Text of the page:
The Group Theatre produced Clifford Odets' play Golden Boy on Broadway in 1937.  The film version, not written by Odets, was produced in 1939.  Earlier this year Avi Steinberg's cartoon appeared in The New Yorker.  For a moment I thought Mr. Steinberg might be referring to the play, and captured the essence of what I had always thought was false in it with just one image and one sentence; perhaps he was referring to it. Golden Boy was produced at Lincoln Center as recently as the 2012/2013 season.  Perhaps not.  Regardless, thinking about the play again now reminded me of my years of study and how often scenes were used from Odets' plays by student actors because he was such a good dramatic scene writer; his dialogue crackled with passionate imagery.

For example, here's the end of Act III, Scene 2 from Golden Boy:

LORNA:  And now, tonight, here, this minute - finding yourself again - that's what makes you a 
       champ.  Don't you see that?
JOE:  Yes, Lorna - yes!
LORNA:  It isn't too late to tell the world good evening again!
JOE:  With what?  These fists?
LORNA:  Give up the fighting business!
JOE:  Tonight!
LORNA:  Yes, and go back to your music -- 
JOE:  But my hands are ruined.  I'll never play again!  What's left, Lorna?  Half a man, nothing,     
LORNA:  No, we're left!  Two together!  We have each other!  Somewhere there must be happy boys 
       and girls who can teach us the way of life!  We'll find some city where poverty's no shame -
       where music is no crime! - where there's no war in the streets - where a man is glad to be
       himself, to live and make his woman herself!
JOE:  No more fighting, but where do we go?
LORNA:  Tonight?  Joe, we ride in your car.  We speed through the night, across the park, over the
        Triboro Bridge --
JOE;  (taking LORNA's arms in his trembling hands):  Ride!  That's it, clear my head.  We'll drive
        through the night.  When you mow down the night with headlights, nobody gets you!  You're
        on top of the world then - nobody laughs!  That's it - speed!  We're off the earth - unconnected!
        We don't have to think!!  That's what speed's for, an easy way to live!  Lorna darling, we'll burn
        up the night! (He turns and as he begins to throw his street clothes out of his locker)

                                                                  Medium Fadeout

In the final short Scene 3 that follows, his family learns that they were both killed in the car; it crashed on Long Island; and the last line of the play is:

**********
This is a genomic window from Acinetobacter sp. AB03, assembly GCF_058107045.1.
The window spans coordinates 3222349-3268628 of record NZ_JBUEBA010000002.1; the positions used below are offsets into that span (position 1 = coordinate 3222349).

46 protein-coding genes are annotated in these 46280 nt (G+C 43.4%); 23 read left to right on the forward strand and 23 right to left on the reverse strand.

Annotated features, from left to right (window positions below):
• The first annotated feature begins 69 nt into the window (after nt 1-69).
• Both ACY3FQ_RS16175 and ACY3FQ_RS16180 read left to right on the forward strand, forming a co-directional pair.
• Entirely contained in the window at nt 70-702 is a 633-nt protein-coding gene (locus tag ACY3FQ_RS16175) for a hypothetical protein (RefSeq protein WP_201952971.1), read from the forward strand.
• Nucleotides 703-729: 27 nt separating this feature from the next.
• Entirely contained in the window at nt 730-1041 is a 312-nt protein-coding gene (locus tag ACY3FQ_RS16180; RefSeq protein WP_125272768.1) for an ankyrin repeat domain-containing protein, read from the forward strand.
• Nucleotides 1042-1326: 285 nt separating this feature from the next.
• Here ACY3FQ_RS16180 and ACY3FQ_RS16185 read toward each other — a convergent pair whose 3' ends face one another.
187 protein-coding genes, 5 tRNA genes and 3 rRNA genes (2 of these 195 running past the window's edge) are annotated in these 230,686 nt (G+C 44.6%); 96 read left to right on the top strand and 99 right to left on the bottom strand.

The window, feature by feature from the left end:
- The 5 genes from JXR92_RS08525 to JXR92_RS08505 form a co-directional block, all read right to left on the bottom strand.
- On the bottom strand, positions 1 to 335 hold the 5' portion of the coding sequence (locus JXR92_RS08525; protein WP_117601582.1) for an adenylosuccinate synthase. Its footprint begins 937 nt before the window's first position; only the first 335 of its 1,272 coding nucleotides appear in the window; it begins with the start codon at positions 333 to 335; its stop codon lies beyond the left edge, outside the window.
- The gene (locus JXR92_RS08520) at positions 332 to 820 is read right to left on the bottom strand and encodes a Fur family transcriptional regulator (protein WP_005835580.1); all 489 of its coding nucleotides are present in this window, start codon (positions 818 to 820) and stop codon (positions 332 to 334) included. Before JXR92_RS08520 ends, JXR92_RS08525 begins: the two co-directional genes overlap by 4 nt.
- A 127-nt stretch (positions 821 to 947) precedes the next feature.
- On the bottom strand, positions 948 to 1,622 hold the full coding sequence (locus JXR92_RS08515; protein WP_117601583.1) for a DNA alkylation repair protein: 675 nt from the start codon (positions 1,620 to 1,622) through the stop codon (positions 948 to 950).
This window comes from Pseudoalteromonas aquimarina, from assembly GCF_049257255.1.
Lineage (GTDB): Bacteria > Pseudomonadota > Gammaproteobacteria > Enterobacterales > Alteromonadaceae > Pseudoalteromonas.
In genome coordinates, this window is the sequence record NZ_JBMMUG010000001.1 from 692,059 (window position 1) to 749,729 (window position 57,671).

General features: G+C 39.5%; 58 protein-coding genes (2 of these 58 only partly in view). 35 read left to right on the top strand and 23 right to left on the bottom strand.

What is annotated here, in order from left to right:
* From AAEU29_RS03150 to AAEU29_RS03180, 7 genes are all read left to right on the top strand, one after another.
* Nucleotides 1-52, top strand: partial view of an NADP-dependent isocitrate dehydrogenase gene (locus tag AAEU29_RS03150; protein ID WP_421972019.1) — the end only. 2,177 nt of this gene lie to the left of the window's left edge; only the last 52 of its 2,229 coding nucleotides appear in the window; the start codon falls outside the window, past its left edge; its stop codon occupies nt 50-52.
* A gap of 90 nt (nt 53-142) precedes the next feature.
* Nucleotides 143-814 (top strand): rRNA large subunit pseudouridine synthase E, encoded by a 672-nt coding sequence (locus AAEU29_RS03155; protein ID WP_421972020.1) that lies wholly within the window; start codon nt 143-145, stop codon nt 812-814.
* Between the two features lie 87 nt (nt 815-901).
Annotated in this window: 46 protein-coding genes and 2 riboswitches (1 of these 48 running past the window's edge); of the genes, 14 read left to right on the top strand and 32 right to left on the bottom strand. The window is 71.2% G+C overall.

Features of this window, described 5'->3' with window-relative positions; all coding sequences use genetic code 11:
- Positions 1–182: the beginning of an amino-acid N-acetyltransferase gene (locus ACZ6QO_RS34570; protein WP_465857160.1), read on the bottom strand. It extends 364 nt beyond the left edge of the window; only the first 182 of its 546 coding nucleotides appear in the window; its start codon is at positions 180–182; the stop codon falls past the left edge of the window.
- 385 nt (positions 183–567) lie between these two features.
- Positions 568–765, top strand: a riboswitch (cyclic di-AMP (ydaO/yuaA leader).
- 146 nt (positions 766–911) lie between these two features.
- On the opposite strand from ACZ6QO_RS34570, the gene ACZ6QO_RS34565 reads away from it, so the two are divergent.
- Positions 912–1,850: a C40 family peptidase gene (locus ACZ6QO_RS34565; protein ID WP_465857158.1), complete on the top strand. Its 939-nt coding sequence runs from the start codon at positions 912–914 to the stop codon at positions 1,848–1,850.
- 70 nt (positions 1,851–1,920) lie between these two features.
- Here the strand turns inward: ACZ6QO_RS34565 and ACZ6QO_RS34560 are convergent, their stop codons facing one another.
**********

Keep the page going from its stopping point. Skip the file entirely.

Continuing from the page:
MR. BONAPARTE (standing, his head high):  Joe...Come, we bring-a him home...where he belong...

                                                                  Slow Fadeout

In the final scene of the film, Joe and Lorna come home, alive, to embrace Mr. Bonaparte.  "I'm home," says Joe, and in the scene just prior, none of the ideas in the scene from the play were used.

Clifford Odets described this play as "symbolic", and, as he expressed, and as has been written about him, once he was lured to Hollywood, his guilt about compromising his ideas and his talent never left him.  Clearly, Golden Boy was intended to be symbolic of that conflict, but, as is so graphic in Steinberg's cartoon, one can't wear boxing gloves and play a musical instrument simultaneously; it's either one or the other.  However, the compromises Odets had to make were not so clear-cut; they were ambiguous.  How much more difficult it would have been to get closer to the central conflict, the actual ethical dilemma with which Odets was grappling!

Actors who study with me are frequently reminded to try to get close to the bone of the action, closer still, to the marrow of the bone of the action.

In the Barbara Cook treasure trove of videos on YouTube, one can hear her say, "If you can get to the point where you are ready to use every joy, every death, every lover who has left you...If you are willing to explore that within the song, you cannot be wrong."  And especially when her disjointed sentence told a student, "The very place where safety lies for us is the same that seems most dangerous, and the sharing - the courage to let people really, really get into what life is into -- and sets it free."